French Settlements. The first permanent European settlement north of St. Augustine, Florida, was the Port Royal Habitation in Lower Granville, Nova Scotia, built in 1605 on an inlet of the Bay of Fundy by Samuel de Champlain. In 1613 Samuel Argall, the English leader of the Virginia expedition, destroyed the original settlement. The French rebuilt it two additional times and later abandoned it, and finally the English destroyed it in 1777. In 1939 archaeologists completed a reconstruction based on such seventeenth-century descriptions of the settlement as Samuel de Champlain’s Voyages (1613), Marc Lescarbot’s History of New France (1609), and the Jesuits’ Relations (1610-1791). In the style of a sixteenth-century French manor house, the buildings are arranged around an open court. They include living quarters, the governor’s residence, storerooms, workshops, a kitchen, and a gatehouse. The architecture demonstrates a late Medieval style, the preferred building style in New France. The structures have steep roofs, tall chimneys, and a few small windows. In a typical Medieval approach, the buildings openly acknowledge their structure, with exposed half timbering in the rooms’ interiors.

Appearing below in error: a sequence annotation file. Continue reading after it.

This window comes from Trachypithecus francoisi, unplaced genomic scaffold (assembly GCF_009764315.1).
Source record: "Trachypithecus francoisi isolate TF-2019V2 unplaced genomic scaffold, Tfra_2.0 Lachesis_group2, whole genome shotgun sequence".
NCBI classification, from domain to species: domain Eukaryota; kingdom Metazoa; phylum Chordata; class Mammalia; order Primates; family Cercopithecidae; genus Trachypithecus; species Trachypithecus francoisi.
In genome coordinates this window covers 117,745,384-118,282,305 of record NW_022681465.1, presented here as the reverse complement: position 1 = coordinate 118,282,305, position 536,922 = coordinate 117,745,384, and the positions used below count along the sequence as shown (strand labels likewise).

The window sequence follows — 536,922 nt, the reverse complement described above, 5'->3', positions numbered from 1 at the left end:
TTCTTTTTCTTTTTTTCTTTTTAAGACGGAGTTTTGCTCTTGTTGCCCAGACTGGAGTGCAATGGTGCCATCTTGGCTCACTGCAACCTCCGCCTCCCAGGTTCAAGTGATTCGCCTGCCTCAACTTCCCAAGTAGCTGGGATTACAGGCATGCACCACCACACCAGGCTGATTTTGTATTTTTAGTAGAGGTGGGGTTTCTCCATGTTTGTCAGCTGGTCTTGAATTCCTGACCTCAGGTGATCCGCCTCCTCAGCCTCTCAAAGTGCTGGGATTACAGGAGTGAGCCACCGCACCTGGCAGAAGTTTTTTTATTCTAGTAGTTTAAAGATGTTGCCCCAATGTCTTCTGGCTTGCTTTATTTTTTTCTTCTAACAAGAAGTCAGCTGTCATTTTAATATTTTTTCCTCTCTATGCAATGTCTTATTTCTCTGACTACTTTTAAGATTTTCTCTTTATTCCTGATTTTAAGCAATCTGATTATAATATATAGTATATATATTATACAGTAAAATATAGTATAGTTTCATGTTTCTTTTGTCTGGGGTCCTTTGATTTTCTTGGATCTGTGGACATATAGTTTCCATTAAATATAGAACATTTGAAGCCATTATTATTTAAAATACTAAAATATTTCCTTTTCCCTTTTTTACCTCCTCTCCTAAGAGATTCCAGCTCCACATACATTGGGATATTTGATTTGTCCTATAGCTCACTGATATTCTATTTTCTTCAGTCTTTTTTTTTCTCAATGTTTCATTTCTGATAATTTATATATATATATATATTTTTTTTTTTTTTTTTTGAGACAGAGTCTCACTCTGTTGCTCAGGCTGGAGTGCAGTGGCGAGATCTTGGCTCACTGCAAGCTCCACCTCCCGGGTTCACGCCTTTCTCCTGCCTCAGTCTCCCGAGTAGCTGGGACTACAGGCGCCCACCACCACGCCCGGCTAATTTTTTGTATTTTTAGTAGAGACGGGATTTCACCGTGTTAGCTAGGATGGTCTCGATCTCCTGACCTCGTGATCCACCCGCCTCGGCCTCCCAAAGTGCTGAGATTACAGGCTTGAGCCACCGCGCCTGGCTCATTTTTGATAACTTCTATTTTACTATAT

Missionary Activity. In the seventeenth century French missionaries began serious attempts to convert the northern Woodlands tribes in what is now eastern Canada. They collected groups of native peoples at various mission sites. One such place was Fort de Buada (present-day Saint-Ignace, Michilimackinac Island). Antoine Laumet de la Mothe, Sieur de Cadillac’s mid-seventeenth-century description of the village notes the main architectural form as the cabin, built of curved poles and covered with bark.